1) I've been adding to the Makerspace all summer.
2) I took an online course/workshop about planning a makerspace, offered by School Library Journal. Very interesting and helpful. Not really new ideas, but an organizational planning motherlode.

3) I presented a session on Makerspaces at the MMSD PowerUP Conference on August 6th. It was good share with other teachers and librarians from MMSD as well as from the Green Bay area.

4) I made a connection with Felix Hu at the Tangible Interaction Design and Learning Laboratory at Northwestern University. The lab groucreates and studies innovative technology-based learning experiences ( and they have created Strawbies!, a programming game that uses tiles, iPads and Osmos to program characters ( Felix is sending several sets of tiles for our students to try out in the LMC Makerspace. Here's a video explaining the game. I'm really looking forward to this project. The game combines digital, hands-on and social learning all in one.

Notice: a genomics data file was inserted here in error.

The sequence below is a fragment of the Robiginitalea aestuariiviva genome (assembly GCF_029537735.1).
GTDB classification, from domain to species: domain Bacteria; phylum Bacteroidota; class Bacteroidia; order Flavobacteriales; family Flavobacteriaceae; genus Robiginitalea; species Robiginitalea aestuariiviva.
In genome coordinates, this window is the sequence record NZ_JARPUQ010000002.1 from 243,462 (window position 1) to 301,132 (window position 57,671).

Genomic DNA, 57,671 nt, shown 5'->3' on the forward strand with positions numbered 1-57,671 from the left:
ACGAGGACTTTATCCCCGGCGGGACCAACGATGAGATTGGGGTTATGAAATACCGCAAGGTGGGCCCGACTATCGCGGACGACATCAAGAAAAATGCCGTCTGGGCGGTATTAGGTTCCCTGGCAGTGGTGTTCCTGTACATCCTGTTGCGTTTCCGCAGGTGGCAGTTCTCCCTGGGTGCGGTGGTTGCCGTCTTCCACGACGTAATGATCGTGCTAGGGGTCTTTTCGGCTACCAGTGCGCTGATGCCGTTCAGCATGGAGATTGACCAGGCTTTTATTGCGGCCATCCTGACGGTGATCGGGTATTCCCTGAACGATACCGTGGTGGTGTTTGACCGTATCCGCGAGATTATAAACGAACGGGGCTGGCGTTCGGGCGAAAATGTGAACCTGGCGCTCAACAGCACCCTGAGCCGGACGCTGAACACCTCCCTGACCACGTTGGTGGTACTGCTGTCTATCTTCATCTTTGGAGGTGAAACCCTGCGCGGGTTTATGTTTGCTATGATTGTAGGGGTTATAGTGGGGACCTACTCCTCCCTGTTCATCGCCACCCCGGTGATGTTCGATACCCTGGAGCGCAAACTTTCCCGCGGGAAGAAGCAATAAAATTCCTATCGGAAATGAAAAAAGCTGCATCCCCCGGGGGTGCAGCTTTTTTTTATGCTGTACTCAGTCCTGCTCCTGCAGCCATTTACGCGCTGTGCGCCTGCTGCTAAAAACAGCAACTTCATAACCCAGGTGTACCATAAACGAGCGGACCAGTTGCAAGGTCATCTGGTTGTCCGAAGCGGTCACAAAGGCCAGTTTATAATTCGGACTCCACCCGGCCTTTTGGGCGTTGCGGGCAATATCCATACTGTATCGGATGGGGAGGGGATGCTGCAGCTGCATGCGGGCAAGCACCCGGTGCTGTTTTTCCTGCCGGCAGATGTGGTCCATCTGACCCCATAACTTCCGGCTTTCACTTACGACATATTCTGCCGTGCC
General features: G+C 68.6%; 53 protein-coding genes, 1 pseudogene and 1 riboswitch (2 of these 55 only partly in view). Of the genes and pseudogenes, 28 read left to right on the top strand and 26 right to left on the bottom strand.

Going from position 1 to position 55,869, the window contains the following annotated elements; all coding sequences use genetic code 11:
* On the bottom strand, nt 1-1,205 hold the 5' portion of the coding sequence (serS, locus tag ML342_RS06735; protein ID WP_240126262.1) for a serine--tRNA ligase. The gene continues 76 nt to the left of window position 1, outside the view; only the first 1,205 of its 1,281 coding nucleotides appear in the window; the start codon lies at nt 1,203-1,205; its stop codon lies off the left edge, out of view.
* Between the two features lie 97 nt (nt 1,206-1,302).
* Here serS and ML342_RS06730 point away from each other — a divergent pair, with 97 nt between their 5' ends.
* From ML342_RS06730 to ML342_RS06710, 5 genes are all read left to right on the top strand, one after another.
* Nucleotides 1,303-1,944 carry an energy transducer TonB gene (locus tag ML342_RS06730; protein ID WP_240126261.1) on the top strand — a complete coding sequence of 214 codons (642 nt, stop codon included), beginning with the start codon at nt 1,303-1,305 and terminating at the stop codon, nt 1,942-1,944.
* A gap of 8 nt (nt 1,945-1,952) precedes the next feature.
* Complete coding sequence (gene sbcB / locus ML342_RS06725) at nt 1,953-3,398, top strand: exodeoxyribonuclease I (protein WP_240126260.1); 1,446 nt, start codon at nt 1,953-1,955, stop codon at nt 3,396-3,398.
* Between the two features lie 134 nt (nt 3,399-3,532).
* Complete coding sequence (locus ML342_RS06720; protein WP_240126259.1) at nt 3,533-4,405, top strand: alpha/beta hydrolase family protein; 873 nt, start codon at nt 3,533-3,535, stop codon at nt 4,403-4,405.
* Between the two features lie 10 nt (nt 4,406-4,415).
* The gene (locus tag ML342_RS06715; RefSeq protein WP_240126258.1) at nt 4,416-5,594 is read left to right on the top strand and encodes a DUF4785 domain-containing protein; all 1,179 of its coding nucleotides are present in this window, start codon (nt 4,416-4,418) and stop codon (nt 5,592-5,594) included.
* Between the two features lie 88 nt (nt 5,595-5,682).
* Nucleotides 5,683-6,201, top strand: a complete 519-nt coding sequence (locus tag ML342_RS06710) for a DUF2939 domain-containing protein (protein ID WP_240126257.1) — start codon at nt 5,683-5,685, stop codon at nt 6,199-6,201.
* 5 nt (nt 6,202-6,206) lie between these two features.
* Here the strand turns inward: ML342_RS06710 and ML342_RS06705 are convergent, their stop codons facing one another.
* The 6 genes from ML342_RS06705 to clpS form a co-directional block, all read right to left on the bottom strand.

5) I started a new project ( seeking donations for more Osmos Gaming Systems for the LMC Makerspace. We've had one Osmo for a year and it is one of the most popular activities in the LMC. I'd like to add more to multiply the learning. I also need them so more students can try out Strawbies!. Take a look at this!

Tuesday, July 7, 2015

8 Steps to an Academic Makerspace

This article in the THE Journal summarizes a discussion of designing makerspaces that took place at the ISTE convention a few days ago.
I would agree that the steps are all important. For example, this is our first step...
Step One: Purpose. To provide hands-on, collaborative learning opportunities (high tech and low tech) and to encourage creative problem-solving and high-level thinking, 
It is hard enough to simply define a Makerspace. Laura Fleming wrote this one: Laura's book, Worlds of Making (Corwin, 2014), is a nice guidebook.